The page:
My choice is to build the Ferrari with the body panels off and displayed next to the model in the display case.  Fit is good but dealing with 46 year old plastic, I worry about the plastic cracking with all the handling and being snapped into place each time a panel is added or removed.

I’ve reached step 8 in the instructions and the interior body, front suspension and cockpit are now ready for priming.

Thanks for checking in

Peter

 

Bxqu3B.jpg

QtjhW7.jpg

The white dot on the upper cowl is close to the only filler I needed!

kS6e1a.jpg

Just the beginning of the army of parts and assemblies.

6MDfYi.jpg

ScilY7.jpg

 

 

 

 

 

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Nice subject choice there Peter. I think my very first F1 car was Tamiya's 312T3 kit in 1/20 scale. Even that was quite impressive but I was too young and hamfisted to do much with it. 

I do have a MFH kit in the stash of a later version of the Ferrari. 

PXL_20220324_201428696.thumb.jpg.ef46dfc911644344e9a98fa2e9823a33.jpg

This one is plastic and metal instead of their usual resin. 

PXL_20220324_201452758.thumb.jpg.593ebe9242ce57a6724736907d80cc26.jpg

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Carl

Enjoying my trip back into my younger days and the kit has been all fun so far. Holy smokes a MFH 1/20 scale Ferrari 312T3, now that's livin' for sure. Love to see you do a build thread on the kit.

Keep 'em comin

Peter

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Thanks Martin, much appreciated.

Great photos and memories. Lauda surely dominated and I loved watching him if the race was broadcasted here in the states, as cable was just getting starting; their big push: No Commercials - now it's more commercials then anything and at times unwatchable.

Keep 'em comin

Peter

 

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Great start Peter, I absolutely love the F1 cars of that era. Basically strong engines and some fat wheels, not the high tech stuff of recent years. It was about drivers then and now it's about building this Italian icon, which has the same fascination as a kit, like the original, given the time it was produced. 
I will follow your path soon building either the Porsche 935 or the Brabham BT44. Do I like Martinis, you bet :wine:

Cheers Rob

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Ahhhhh caught this one early. 1975 I was 15 and watching the legendary Murray Walker commentary on terrestrial TV., halcyon days. This is another genre I’d love to look into, I didn’t realise Tamiya are reissuing their classic kits. Yet another bucket lister……….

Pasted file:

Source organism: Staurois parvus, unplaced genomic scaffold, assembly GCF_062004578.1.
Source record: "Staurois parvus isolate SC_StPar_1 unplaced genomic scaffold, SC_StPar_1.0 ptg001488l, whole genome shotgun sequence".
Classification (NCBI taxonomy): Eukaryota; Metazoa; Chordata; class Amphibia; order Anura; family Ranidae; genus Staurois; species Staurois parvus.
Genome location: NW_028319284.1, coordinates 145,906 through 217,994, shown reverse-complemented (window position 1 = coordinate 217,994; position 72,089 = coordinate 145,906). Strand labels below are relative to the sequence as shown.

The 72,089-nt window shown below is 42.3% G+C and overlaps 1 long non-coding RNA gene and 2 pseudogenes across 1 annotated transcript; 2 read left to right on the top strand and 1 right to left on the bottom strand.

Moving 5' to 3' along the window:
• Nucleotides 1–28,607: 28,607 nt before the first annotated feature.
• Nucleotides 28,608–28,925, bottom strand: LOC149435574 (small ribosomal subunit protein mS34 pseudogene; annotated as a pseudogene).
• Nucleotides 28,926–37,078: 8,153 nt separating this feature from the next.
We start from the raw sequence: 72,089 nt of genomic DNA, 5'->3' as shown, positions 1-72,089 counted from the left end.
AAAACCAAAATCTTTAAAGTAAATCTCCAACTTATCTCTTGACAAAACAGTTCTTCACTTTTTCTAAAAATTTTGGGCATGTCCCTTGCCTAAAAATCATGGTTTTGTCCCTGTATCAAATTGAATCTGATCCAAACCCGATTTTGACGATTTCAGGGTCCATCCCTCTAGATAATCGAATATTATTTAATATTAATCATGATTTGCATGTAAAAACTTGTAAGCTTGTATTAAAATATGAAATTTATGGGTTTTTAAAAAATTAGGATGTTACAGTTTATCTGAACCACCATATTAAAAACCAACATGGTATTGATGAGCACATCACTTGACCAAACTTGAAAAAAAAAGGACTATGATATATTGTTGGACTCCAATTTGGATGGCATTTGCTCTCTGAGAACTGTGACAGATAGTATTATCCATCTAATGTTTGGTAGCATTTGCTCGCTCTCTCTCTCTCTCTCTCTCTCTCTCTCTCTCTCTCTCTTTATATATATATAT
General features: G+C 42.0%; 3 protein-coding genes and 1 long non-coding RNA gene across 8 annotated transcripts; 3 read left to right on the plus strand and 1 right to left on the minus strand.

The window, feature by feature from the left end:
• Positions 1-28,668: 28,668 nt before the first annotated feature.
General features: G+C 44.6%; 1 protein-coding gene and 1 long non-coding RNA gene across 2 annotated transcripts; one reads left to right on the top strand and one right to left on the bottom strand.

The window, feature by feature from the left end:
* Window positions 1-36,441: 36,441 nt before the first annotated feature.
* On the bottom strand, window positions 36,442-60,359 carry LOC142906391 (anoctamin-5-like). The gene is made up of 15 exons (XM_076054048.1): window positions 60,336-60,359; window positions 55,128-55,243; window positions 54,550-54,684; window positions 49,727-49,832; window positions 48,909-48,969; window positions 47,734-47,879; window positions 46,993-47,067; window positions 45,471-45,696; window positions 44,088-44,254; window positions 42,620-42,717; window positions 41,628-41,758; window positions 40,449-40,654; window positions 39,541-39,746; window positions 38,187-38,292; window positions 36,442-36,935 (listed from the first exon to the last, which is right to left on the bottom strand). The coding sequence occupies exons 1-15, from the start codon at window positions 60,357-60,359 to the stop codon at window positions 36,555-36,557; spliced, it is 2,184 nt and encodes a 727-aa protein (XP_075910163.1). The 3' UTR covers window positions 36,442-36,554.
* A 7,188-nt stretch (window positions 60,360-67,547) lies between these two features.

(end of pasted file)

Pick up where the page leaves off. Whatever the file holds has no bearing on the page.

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Thanks Rob and that's exactly how I feel about F1 racing of that era.

I've been driving myself crazy trying to figure out how to display the Ferrari as my earlier idea of leaving the outer shell off and displaying the Ferrari with the full chassis bare to the wind didn't sit well. Sounded good at the beginning but the more I looked at the model and thought about it, I just wasn't crazy about the idea and no matter what, she surely wouldn't have the look and power of the 312T at all.

I needed to make these the display decision now as I would have to fill and remove a lot of panel mount pins and holes and that wouldn't be possible after painting. After a lot of test fitting, I decided to add all the side panels, giving the Ferrari her look and feel and leave the upper panels and shells off the fuel tanks and the  cockpit off. I was shocked how poor the molding of the outer sides panels are as compared to present day Tamiya - lots of interior injection pin marks that can be seen had to removed and there are sloppy fit issues that need to be dealt with. I'm only guessing but I feel Tamiya went with the three piece side panels trying to replicate what Ferrari did and also the limits of molding back in the mid 1970's. I've been working strictly now on the six outer shell parts and will shoot to make each three part panel, just one piece prior to adding it to the chassis at the end.  See how it goes ..

By the way, I've have the Brabham kit and am looking at both the 935 and 934 down the road. Love to see how you work your magic on the 935 and Martin's included.

Keep 'em comin

Peter   

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Thanks Gaz

Much appreciated and you can never have enough clamps. I bought quite a few a number of years ago at a Replicon here on the Island and keep kicking myself for not buying a ton more at those prices.

Keep 'em comin

Peter